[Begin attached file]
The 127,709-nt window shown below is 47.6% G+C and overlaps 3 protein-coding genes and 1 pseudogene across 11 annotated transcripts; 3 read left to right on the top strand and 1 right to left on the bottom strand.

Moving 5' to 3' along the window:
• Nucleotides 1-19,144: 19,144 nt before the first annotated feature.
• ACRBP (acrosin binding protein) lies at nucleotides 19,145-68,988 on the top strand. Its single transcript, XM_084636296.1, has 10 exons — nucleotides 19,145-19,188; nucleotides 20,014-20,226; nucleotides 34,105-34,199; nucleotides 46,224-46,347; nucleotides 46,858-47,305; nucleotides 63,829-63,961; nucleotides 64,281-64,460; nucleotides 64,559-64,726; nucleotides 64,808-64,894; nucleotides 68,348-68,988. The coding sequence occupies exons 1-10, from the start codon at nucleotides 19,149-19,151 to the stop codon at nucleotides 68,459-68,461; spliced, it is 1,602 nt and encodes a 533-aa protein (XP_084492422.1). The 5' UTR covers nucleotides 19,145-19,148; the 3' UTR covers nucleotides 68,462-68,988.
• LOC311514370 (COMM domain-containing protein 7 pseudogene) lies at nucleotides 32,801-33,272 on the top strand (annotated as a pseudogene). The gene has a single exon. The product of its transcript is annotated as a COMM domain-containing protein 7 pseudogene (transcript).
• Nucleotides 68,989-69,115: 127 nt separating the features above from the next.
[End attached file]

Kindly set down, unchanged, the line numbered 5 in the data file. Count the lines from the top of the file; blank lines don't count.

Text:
• LOC311514370 (COMM domain-containing protein 7 pseudogene) lies at nucleotides 32,801-33,272 on the top strand (annotated as a pseudogene). The gene has a single exon. The product of its transcript is annotated as a COMM domain-containing protein 7 pseudogene (transcript).